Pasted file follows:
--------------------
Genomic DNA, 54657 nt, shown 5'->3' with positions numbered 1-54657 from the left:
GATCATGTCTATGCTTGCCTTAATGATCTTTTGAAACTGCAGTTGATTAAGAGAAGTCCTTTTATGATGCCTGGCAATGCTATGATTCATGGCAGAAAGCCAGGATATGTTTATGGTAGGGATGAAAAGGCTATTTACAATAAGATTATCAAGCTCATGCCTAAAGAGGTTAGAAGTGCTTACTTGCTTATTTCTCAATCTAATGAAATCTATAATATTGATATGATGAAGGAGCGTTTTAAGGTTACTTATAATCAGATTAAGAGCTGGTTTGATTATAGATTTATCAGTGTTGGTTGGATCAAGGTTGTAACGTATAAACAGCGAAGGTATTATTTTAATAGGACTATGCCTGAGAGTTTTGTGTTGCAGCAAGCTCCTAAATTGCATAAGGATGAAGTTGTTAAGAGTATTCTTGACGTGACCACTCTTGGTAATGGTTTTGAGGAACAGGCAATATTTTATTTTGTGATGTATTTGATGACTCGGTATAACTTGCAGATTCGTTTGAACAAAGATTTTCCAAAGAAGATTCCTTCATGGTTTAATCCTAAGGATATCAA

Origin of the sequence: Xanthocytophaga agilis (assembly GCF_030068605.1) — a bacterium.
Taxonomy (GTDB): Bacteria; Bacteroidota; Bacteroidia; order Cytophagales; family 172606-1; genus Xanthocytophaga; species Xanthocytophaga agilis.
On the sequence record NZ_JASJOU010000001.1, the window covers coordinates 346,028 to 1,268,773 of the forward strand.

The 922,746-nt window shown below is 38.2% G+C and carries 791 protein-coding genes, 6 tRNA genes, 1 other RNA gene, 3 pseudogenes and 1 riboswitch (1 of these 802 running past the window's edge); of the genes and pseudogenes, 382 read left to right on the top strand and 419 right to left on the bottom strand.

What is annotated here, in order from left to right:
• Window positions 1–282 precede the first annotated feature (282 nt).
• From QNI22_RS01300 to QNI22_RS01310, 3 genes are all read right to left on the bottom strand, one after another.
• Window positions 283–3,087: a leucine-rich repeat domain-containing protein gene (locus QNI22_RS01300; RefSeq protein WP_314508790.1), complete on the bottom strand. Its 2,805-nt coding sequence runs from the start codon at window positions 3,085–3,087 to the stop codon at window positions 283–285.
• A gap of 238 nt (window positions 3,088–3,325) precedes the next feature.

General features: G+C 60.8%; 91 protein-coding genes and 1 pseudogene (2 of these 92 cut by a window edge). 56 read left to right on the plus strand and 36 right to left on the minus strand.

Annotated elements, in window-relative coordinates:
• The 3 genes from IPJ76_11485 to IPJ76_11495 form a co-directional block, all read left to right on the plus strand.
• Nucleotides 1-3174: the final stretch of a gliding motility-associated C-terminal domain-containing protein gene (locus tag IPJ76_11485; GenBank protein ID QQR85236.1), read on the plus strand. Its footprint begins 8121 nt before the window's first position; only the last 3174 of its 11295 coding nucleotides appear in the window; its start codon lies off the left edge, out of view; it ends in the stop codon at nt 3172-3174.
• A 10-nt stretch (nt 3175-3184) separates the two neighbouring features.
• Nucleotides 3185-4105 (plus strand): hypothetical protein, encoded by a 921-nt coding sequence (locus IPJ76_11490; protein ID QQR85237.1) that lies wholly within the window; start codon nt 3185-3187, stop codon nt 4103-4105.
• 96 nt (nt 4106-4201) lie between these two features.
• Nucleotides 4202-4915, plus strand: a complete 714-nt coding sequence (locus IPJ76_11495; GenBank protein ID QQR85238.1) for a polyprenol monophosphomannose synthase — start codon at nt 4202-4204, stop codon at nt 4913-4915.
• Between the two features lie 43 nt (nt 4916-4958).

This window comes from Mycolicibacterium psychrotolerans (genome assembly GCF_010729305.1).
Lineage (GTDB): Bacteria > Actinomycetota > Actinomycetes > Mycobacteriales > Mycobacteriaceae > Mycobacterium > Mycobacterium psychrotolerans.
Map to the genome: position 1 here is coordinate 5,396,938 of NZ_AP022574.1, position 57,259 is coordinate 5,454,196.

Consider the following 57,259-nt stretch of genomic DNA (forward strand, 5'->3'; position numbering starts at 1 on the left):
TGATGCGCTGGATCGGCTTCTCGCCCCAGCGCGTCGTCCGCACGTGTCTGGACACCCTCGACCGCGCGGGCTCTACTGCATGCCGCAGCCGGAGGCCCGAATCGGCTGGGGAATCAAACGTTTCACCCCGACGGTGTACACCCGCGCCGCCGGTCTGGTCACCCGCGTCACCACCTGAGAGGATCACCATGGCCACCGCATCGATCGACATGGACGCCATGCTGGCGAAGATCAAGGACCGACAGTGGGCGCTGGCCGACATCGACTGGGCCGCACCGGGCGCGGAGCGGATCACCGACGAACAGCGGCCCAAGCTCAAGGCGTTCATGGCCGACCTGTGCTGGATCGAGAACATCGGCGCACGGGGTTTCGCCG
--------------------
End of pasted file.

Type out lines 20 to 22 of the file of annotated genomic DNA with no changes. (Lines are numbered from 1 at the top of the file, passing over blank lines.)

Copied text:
• Between the two features lie 43 nt (nt 4916-4958).

This window comes from Mycolicibacterium psychrotolerans (genome assembly GCF_010729305.1).
Lineage (GTDB): Bacteria > Actinomycetota > Actinomycetes > Mycobacteriales > Mycobacteriaceae > Mycobacterium > Mycobacterium psychrotolerans.